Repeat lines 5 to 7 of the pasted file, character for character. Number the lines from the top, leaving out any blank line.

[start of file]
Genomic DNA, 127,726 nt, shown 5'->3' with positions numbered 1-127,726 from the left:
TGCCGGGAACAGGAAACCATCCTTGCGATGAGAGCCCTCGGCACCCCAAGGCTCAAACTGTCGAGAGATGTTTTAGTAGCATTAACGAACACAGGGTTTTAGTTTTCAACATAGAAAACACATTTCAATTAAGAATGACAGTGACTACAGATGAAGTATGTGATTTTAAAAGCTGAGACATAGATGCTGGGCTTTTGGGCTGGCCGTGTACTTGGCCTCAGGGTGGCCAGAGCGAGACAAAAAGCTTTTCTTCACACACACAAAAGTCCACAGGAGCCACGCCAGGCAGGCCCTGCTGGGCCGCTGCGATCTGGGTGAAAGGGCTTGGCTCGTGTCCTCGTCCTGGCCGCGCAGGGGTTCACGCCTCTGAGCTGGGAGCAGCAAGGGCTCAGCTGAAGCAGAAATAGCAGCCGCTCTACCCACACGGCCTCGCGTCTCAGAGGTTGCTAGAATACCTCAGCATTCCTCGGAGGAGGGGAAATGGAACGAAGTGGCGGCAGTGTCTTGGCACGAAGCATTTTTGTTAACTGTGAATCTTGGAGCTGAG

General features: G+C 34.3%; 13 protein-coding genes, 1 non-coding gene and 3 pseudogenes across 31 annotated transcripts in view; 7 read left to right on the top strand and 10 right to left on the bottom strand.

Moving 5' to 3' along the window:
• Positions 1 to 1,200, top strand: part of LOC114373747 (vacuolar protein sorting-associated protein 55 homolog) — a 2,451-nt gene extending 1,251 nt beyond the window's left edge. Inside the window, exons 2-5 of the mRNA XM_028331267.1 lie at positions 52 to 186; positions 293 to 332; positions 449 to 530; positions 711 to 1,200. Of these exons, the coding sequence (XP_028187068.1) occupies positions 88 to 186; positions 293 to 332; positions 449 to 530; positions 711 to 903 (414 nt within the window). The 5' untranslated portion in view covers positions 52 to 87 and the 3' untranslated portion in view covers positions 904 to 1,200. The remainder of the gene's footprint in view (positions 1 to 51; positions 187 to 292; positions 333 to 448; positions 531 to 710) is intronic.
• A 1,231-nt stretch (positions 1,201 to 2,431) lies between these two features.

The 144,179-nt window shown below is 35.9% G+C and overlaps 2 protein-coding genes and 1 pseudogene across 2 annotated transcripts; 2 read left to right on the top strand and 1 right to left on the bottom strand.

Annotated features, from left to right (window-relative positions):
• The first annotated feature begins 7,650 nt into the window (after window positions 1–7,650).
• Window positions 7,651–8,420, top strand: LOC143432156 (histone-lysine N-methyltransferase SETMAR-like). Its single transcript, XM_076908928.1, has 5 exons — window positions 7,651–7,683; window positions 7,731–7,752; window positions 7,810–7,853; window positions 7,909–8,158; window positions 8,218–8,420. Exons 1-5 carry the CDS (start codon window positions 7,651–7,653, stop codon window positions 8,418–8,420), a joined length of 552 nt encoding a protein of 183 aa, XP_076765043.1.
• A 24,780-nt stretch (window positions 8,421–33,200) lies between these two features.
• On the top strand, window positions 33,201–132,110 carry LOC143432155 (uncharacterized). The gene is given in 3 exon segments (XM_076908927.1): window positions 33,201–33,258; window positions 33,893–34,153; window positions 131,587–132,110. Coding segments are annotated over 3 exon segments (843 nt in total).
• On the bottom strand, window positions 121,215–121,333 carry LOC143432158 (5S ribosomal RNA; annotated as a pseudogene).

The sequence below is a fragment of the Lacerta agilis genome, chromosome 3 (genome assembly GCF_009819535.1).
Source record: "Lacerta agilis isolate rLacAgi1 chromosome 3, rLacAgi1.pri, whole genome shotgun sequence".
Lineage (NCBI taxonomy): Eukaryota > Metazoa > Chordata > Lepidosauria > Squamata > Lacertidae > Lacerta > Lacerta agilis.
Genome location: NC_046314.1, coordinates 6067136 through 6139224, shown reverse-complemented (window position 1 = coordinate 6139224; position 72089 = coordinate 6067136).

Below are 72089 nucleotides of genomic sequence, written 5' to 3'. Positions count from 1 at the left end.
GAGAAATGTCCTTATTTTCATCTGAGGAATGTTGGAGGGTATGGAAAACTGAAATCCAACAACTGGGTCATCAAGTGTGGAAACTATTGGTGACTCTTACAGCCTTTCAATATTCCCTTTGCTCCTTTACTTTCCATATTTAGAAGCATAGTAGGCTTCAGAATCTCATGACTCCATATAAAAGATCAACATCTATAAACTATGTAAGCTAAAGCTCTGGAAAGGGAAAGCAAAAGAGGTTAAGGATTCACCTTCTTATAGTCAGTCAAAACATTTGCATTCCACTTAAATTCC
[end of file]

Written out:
• Positions 1 to 1,200, top strand: part of LOC114373747 (vacuolar protein sorting-associated protein 55 homolog) — a 2,451-nt gene extending 1,251 nt beyond the window's left edge. Inside the window, exons 2-5 of the mRNA XM_028331267.1 lie at positions 52 to 186; positions 293 to 332; positions 449 to 530; positions 711 to 1,200. Of these exons, the coding sequence (XP_028187068.1) occupies positions 88 to 186; positions 293 to 332; positions 449 to 530; positions 711 to 903 (414 nt within the window). The 5' untranslated portion in view covers positions 52 to 87 and the 3' untranslated portion in view covers positions 904 to 1,200. The remainder of the gene's footprint in view (positions 1 to 51; positions 187 to 292; positions 333 to 448; positions 531 to 710) is intronic.
• A 1,231-nt stretch (positions 1,201 to 2,431) lies between these two features.

The 144,179-nt window shown below is 35.9% G+C and overlaps 2 protein-coding genes and 1 pseudogene across 2 annotated transcripts; 2 read left to right on the top strand and 1 right to left on the bottom strand.